Steamboat Springs Whether the origin of life was created by a natural chemical reaction, God or a divine energy of souls, evolutionary scientists are discovering that creationism and evolution do not have to butt heads any longer.
At the start of Charlie Leech's evolution unit, the Steamboat Springs High School biology teacher gave students options to explore one of evolution's hot topics the origin of life.
Leech said he gave students options because evolutionary scientists are not as concerned with how life was created as much as how it has changed since complex life arose.
Leech said he thinks it would be beneficial if students could be taught all the origin of life options, and then let each student decide what is the best personal choice.
"Evolution is a fact it happens," Leech said. "It's also a theory that explains how life's diversity has come to be."
According to Webster's Dictionary, creationism is the doctrine that ascribes the origin of matter, species, etc. to acts of creation by God.
"Creationism doesn't have to exclude evolution, and evolution doesn't have to exclude creationism," Leech said. "My biology teacher was my Sunday school teacher."
Junior Jenni Stanford said she feels creationism deserves a chance in the classroom, more so than Leech provided.
"There are certain ideas of creationism and evolution, they go hand-in-hand. They don't have to cancel each other out," Stanford said. "When we asked what else is there, what about other origins of life, he said there is no scientific evidence for those. Yes there is. I just don't feel like we had a chance to get all that."
Michael Antolin, associate professor of biology at Colorado State University, said much of the misunderstandings is not how life was created, but why.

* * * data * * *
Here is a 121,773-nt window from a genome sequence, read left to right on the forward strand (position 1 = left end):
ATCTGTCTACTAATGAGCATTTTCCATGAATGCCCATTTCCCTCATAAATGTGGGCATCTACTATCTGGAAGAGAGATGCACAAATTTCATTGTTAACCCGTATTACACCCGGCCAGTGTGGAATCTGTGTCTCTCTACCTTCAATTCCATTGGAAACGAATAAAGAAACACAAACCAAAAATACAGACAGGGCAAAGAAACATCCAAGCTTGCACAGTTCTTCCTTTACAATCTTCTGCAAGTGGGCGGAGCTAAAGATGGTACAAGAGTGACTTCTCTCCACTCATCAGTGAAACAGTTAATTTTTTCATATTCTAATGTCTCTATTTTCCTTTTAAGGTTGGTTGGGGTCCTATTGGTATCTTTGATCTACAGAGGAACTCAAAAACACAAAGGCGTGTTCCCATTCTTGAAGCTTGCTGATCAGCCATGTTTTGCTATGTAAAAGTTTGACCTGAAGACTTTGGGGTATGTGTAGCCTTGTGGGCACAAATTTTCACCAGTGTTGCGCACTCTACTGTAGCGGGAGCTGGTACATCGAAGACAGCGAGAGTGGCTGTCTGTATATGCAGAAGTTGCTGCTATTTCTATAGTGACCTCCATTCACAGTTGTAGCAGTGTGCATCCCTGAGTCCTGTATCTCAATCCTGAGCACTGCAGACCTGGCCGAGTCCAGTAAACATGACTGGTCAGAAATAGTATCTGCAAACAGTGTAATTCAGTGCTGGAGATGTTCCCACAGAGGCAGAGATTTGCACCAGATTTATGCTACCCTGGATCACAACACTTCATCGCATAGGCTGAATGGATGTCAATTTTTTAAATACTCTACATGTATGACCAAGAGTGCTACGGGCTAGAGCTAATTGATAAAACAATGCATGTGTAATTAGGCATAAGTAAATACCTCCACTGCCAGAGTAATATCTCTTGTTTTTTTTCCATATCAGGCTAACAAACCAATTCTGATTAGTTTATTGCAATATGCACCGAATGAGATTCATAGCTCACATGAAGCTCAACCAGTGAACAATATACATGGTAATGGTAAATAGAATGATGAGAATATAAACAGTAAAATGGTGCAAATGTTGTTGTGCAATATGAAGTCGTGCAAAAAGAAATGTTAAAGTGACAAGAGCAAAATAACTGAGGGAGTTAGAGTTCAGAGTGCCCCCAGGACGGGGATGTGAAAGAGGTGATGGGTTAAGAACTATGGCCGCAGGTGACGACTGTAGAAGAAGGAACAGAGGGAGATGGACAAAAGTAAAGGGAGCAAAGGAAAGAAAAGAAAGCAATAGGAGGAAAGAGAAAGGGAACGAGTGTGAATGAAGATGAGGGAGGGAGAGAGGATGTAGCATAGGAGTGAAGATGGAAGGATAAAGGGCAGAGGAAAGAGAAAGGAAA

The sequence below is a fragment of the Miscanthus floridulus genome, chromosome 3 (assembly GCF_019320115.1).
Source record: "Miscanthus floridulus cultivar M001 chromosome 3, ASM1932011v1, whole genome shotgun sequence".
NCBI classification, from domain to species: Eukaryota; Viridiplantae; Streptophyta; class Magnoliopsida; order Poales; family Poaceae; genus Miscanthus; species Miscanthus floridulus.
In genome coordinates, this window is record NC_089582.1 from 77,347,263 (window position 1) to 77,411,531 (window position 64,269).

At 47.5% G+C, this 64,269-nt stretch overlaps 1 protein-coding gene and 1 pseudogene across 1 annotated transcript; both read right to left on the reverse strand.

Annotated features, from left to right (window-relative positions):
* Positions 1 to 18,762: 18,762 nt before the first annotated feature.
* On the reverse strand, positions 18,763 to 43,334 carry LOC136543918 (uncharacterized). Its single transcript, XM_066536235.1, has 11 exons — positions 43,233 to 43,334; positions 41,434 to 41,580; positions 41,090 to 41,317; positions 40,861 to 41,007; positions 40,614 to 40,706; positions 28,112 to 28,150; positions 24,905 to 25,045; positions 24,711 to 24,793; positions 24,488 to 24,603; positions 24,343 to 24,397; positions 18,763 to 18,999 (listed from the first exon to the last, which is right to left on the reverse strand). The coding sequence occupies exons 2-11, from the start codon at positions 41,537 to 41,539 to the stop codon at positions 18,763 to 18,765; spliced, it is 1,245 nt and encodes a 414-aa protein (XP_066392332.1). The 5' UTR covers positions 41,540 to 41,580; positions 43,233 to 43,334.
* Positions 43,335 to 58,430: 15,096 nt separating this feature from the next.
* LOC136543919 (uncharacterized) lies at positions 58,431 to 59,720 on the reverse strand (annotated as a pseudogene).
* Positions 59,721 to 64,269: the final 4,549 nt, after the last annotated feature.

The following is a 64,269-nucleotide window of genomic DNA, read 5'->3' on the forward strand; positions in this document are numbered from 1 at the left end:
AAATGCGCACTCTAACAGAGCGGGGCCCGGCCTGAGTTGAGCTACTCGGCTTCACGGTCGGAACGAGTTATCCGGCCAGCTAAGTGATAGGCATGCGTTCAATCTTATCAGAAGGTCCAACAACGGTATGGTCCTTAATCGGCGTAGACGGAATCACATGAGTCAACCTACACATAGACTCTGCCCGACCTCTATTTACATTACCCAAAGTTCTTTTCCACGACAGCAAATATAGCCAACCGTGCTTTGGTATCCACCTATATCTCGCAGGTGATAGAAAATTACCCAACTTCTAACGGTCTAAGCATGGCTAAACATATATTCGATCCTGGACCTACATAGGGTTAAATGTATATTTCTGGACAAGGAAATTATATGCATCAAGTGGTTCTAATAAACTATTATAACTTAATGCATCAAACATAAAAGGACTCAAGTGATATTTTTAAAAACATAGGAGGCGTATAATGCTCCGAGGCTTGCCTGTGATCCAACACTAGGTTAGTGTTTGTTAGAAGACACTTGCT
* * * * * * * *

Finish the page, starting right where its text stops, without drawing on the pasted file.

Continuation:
"The 'why' is what you want to believe, your faith. Creationism is a bold face attempt to inject religion into science classrooms." Antolin said. "Trying to inject religion in science classes is highly offensive to me."
Webster's definition of evolution: the development of a species, organism or organ from its original or primitive state to its present or specialized state (Darwinian theory).
During Thursday's sixth-period class, students sat at their desks and wrote their thoughts on the evolution unit they recently covered in class.
Politicians, theologists and evolutionary scientists around the country have pondered whether public schools should allow for the teaching of both creationism and evolution. This debate first started with the rejection of evolution in the classroom, but evolved into the rejection of creationism in public schools. In 1925, the state of Tennessee brought John Scopes, a biology teacher charged with illegally teaching the theory of evolution, to trial in Dayton, Tenn. Tennessee enacted a bill stating it was unlawful "to teach any theory that denies the story of divine creation as taught by the Bible and to teach instead that man was descended from a lower order of animals." The goal of Scopes' defense attorneys was not to have him acquitted, but to make a point to the U.S. Supreme Court that forbidding the teaching of evolution in public schools was unconstitutional. It wasn't until 43 years later, in the 1968 case of Epperson v. Arkansas, that the U.S. Supreme Court overturned the Scopes' trial outcome to prohibit the teaching of evolution. The ruling was reversed on the grounds that the First Amendment does not allow states to require that teaching and learning must be tailored to any particular religious sect or doctrine. Although the reversal didn't prohibit creationism, it did allow for evolution. However, in 1981 and 1987, cases in Arkansas and Louisiana held that evolution and creationism do not deserve equal time in the classroom because "creation science is not in fact a science." In February 2001, the Montana House State Administration Committee did not make a decision whether they would or would not allow creationism and evolution to be taught in public schools, but rather tabled the issue. Creationists in Montana argued that other options of origins of life deserve equal time in the classroom next to evolution. Opponents of this subject feel that teaching religion in classrooms is "blatantly unconstitutional," the Missoulian reported. And not long ago, Kansas' Board of Education voted to reinstate the evolution standards in the classroom favoring the evolutionists. Sources: University of Missouri at Kansas City, National Center for Science Education, and the Associated Press